Immigration: Put a Direct Marketing Writer in Charge
Can you imagine being asked to make a major business decision—one involving billions of dollars and millions of lives—based entirely on rumor, innuendo and emotion?
Such is the case with immigration.
The Senate, the House of Representatives, the President of the United States, the Border Patrol and the “Minutemen”—all have different agendas.
And nobody seems to have the facts.
One way to sort the situation out would be to hire as a consultant a seasoned direct marketing writer.
Fear, greed, guilt and anger
These are the top four copy drivers that direct marketing writers use to change behavior—the emotional hot buttons that make people act.
These emotional hot buttons are driving the immigration debate.
Agri-business needs low-paid workers (Greed) so it can continue making profits (Greed); and instill in the American consumer Fear of higher food prices.
Ranchers on the border are dealing with theft and property invasion (Fear; Anger).
The Mexican government published a 31-page booklet, “A Guide for the Mexican Migrant.” Why? Mexico loves the cash—the reported $12.4 billion being sent home by Mexican workers in the United States from January to September 2004 that was responsible for 2.6 percent of the Mexican economy (Greed).
The Catholic Church, appalled at the mistreatment of its faithful (Guilt), announced its refusal to turn in illegals (Anger) and wants its pews filled with dues-paying faithful (Greed).
Most confused of all are the politicians.
Do they appeal to the conservative element that wants to build a wall and protect the borders (Fear; Anger)?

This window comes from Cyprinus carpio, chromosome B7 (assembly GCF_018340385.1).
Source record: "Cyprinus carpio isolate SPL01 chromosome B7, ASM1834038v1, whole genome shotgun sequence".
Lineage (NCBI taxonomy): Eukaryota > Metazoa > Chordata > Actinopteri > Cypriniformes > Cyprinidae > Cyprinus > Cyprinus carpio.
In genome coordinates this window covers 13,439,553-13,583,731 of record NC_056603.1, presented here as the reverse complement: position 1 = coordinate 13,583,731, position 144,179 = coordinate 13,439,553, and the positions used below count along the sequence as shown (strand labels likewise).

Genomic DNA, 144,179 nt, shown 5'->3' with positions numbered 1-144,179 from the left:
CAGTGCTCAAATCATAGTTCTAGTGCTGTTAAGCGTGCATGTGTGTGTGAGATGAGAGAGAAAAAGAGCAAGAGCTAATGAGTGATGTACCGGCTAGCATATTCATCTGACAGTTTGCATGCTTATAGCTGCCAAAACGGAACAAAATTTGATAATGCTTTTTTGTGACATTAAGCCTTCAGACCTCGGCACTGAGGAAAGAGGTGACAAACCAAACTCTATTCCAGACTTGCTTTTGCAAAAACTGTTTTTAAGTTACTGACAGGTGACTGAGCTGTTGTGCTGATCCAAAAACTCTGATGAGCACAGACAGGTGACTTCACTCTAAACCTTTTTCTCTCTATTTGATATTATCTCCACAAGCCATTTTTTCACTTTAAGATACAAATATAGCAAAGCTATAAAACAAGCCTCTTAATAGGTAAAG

Or do they want amnesty, guest worker status and citizenship so that:
—these new Americans can supply cheap tomatoes (Fear of inflation);
—they not alienate the Hispanic voting bloc by sending the immigrants packing (Fear of losing their jobs in the next election)?
—these illegal aliens can become citizens and show their gratitude by voting for these politicians who made the whole thing possible (Greed)?
Separating Facts from Emotion Is Akin to Turning Features into Benefits
Fledgling direct marketing writers do not understand the difference between features and benefits.
A feature is a fact about the product or service being sold.
A benefit is what a writer creates to connect the fact to the emotional needs or wants of the prospect.
An example is life insurance. The feature is $1 million if you die. The benefit is you can sleep soundly knowing that if the unthinkable happens, your loved ones are protected.
Supposed Facts (or Features) of Immigration
* 11 million immigrants are already here. (Is it 11 million? Does anybody know the real number or where they may be?)
* These immigrants work for beggars’ wages so that agri-business, its stockholders and consumers can benefit. (How much are they paid, really? In terms of Mexico, are not these great jobs?)
* The cost of food is kept down. (How much more would food cost if American citizens harvested the fields and washed the dishes in restaurants?)